Thanks for the Beets

beets watercolor by Leora Wenger

"See that woman walking down the street
Don't you know she brought me my beets
She brought me beets,
She brought me beets,
Yeah, we got some beets."

When my daughter was six months old, we had a family crisis. I won’t go into the details, in order to protect family members who aren’t anxious to tell the whole wide world all about our lives. However, there were many friends, acquaintances, and community members who helped us, as well as two superb New Jersey surgeons who performed two separate operations on two different patients.

I would like to highlight one person in particular. At the beginning of the crisis, she discovered through a friend that I liked beets. So every week before Shabbat she brought us a different dish containing beets; some had pickles, some had onions, some lemon, some potatoes. But it really wasn’t the beet dishes themselves that struck the chord for me; it was her understanding that our crisis did not end in a few weeks. Indeed, it was difficult for almost six months. But she brought us beets for at least four months, and then she said: it’s time for me to help another family. That was more than fine with me; I was happy to let our mitzvah lady help another family. I want to stress how thankful I was that she got the lengthiness of the situation and how it went on beyond the first few weeks of help. Getting that extra piece, that meant a lot to me.

She now lives somewhere in Jerusalem; on our last visit, we saw her daughter, and through her daughter I thanked her once again. But for someone who understood difficulty and pain, it’s always good to thank her again.

This post was inspired by Juggling Frog’s new Carnival of Overdue Thanks.

9 thoughts on “Thanks for the Beets

  • Is that a literary reference?
    I like how the crisis went on for six months, but she stopped after 4 (and long after everyone else). You can get used to that kind of help.

  • This is a beautiful story, with an unusual ingredient. Funny how these details can help us go through hard times because of the kindness we can feel behind them.

  • The details make all the difference. As does perseverance.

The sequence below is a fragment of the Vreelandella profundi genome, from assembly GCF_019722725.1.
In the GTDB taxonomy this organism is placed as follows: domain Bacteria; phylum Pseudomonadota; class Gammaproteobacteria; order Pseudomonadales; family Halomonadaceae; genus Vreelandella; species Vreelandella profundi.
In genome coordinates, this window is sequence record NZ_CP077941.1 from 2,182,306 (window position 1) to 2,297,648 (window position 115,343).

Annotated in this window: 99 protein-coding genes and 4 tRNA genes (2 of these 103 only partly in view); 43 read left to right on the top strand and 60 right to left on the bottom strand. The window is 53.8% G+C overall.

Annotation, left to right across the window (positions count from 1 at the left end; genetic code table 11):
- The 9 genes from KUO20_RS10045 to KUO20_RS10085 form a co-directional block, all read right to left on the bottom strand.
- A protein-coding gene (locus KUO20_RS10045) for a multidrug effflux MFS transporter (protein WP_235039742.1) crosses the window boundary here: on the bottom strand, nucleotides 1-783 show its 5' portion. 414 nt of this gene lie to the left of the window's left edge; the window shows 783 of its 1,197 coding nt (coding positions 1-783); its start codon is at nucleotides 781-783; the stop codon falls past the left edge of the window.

When we have beets as one of the simanim at Rosh Hashanah, we ask that our adversaries be removed. But she raised the beets to an even higher level, because with them, she added thoughtfulness and friendship.

    Thank you for sharing this with the Gratitude Carnival, Leora!

  • Mother in Israel, it’s the Go-Gos:
    See the people walking down the street
    Fall in line just watching all their feet
    They don’t know where they wanna go
    But they’re walking in time
    They got the beat

    They got the beat
    They got the beat
    They got the beat
    Ilana-Davita, yes, and when I saw her daughter again, I remembered what a kind, thoughtful person she was.
    Juggling Frogs, I like that, relating this to RH–beets symbolize removal, as in “may our adversaries be removed.” At that point in my life my “adversary” was feeling like I had way too much on my plate.

  • Yes! These are the kind of people I was talking about in my recent post! They are amazing, aren’t they?

    And I love the song, and beauty of beets. Wish I liked how they tasted.

  • Wow, this is such a great story of a relatively small ongoing chesed that made a difference. One dish, once a week seems like something I could do.

  • It is always easy to throw a little money at a problem. It is somewhat harder to make that meal for a family in need. It takes special reminders, like your appreciation of your Mitzvah Lady (“she’s got the beet, she’s got the beet, yeah”), to remind us not to use that single gesture to wash our hands of the crisis. After all, we are one family. Her problem is my problem. Her health crisis is mine.

    Excuse me… I have a couple of calls to make…

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